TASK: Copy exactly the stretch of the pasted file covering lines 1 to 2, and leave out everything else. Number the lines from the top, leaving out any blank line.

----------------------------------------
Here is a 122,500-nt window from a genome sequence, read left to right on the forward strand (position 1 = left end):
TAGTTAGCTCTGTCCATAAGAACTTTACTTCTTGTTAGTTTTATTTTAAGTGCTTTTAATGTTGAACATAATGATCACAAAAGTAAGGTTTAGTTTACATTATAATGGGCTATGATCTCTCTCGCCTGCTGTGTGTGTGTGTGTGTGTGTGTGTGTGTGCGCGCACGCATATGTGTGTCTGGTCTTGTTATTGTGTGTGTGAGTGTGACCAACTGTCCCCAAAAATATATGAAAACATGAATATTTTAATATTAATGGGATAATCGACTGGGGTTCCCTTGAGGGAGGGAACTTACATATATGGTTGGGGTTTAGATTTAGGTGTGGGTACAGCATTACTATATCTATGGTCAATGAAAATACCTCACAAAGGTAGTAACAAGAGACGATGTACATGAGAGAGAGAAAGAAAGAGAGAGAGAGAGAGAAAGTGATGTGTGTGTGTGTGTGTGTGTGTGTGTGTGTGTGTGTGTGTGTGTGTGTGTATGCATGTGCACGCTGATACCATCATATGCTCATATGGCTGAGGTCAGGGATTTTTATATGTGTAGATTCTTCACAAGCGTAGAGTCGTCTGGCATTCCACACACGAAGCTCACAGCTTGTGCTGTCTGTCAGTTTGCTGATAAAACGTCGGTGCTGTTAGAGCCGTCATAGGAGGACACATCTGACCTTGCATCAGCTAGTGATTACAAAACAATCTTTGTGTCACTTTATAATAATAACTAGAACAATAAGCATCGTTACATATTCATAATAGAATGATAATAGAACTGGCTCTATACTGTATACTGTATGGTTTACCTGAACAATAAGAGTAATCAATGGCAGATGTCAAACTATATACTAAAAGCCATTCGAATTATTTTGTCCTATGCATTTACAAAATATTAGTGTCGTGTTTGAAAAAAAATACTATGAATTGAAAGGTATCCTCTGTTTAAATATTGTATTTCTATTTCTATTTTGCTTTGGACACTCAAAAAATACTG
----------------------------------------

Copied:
Here is a 122,500-nt window from a genome sequence, read left to right on the forward strand (position 1 = left end):
TAGTTAGCTCTGTCCATAAGAACTTTACTTCTTGTTAGTTTTATTTTAAGTGCTTTTAATGTTGAACATAATGATCACAAAAGTAAGGTTTAGTTTACATTATAATGGGCTATGATCTCTCTCGCCTGCTGTGTGTGTGTGTGTGTGTGTGTGTGTGTGCGCGCACGCATATGTGTGTCTGGTCTTGTTATTGTGTGTGTGAGTGTGACCAACTGTCCCCAAAAATATATGAAAACATGAATATTTTAATATTAATGGGATAATCGACTGGGGTTCCCTTGAGGGAGGGAACTTACATATATGGTTGGGGTTTAGATTTAGGTGTGGGTACAGCATTACTATATCTATGGTCAATGAAAATACCTCACAAAGGTAGTAACAAGAGACGATGTACATGAGAGAGAGAAAGAAAGAGAGAGAGAGAGAGAAAGTGATGTGTGTGTGTGTGTGTGTGTGTGTGTGTGTGTGTGTGTGTGTGTGTGTGTATGCATGTGCACGCTGATACCATCATATGCTCATATGGCTGAGGTCAGGGATTTTTATATGTGTAGATTCTTCACAAGCGTAGAGTCGTCTGGCATTCCACACACGAAGCTCACAGCTTGTGCTGTCTGTCAGTTTGCTGATAAAACGTCGGTGCTGTTAGAGCCGTCATAGGAGGACACATCTGACCTTGCATCAGCTAGTGATTACAAAACAATCTTTGTGTCACTTTATAATAATAACTAGAACAATAAGCATCGTTACATATTCATAATAGAATGATAATAGAACTGGCTCTATACTGTATACTGTATGGTTTACCTGAACAATAAGAGTAATCAATGGCAGATGTCAAACTATATACTAAAAGCCATTCGAATTATTTTGTCCTATGCATTTACAAAATATTAGTGTCGTGTTTGAAAAAAAATACTATGAATTGAAAGGTATCCTCTGTTTAAATATTGTATTTCTATTTCTATTTTGCTTTGGACACTCAAAAAATACTG